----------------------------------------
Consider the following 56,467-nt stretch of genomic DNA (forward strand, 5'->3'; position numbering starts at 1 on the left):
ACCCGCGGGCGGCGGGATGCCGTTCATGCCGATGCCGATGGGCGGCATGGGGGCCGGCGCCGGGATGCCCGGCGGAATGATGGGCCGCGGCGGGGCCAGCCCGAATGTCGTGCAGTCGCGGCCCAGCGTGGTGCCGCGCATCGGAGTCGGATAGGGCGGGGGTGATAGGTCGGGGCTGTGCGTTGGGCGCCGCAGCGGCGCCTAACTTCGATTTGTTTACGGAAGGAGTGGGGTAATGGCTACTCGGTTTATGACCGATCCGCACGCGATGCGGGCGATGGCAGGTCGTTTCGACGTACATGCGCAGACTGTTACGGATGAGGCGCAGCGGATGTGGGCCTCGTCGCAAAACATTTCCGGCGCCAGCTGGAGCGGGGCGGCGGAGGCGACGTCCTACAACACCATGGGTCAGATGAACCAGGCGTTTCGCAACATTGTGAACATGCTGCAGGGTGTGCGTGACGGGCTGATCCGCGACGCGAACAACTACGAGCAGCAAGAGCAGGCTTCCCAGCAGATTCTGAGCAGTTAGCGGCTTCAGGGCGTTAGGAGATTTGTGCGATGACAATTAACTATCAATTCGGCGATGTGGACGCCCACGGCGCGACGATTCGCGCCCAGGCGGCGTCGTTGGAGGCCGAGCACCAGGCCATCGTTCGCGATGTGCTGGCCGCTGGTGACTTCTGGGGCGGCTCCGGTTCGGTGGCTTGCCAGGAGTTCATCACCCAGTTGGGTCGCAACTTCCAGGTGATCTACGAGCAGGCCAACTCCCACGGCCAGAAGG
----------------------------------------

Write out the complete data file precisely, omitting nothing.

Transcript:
Consider the following 56,467-nt stretch of genomic DNA (forward strand, 5'->3'; position numbering starts at 1 on the left):
ACCCGCGGGCGGCGGGATGCCGTTCATGCCGATGCCGATGGGCGGCATGGGGGCCGGCGCCGGGATGCCCGGCGGAATGATGGGCCGCGGCGGGGCCAGCCCGAATGTCGTGCAGTCGCGGCCCAGCGTGGTGCCGCGCATCGGAGTCGGATAGGGCGGGGGTGATAGGTCGGGGCTGTGCGTTGGGCGCCGCAGCGGCGCCTAACTTCGATTTGTTTACGGAAGGAGTGGGGTAATGGCTACTCGGTTTATGACCGATCCGCACGCGATGCGGGCGATGGCAGGTCGTTTCGACGTACATGCGCAGACTGTTACGGATGAGGCGCAGCGGATGTGGGCCTCGTCGCAAAACATTTCCGGCGCCAGCTGGAGCGGGGCGGCGGAGGCGACGTCCTACAACACCATGGGTCAGATGAACCAGGCGTTTCGCAACATTGTGAACATGCTGCAGGGTGTGCGTGACGGGCTGATCCGCGACGCGAACAACTACGAGCAGCAAGAGCAGGCTTCCCAGCAGATTCTGAGCAGTTAGCGGCTTCAGGGCGTTAGGAGATTTGTGCGATGACAATTAACTATCAATTCGGCGATGTGGACGCCCACGGCGCGACGATTCGCGCCCAGGCGGCGTCGTTGGAGGCCGAGCACCAGGCCATCGTTCGCGATGTGCTGGCCGCTGGTGACTTCTGGGGCGGCTCCGGTTCGGTGGCTTGCCAGGAGTTCATCACCCAGTTGGGTCGCAACTTCCAGGTGATCTACGAGCAGGCCAACTCCCACGGCCAGAAGG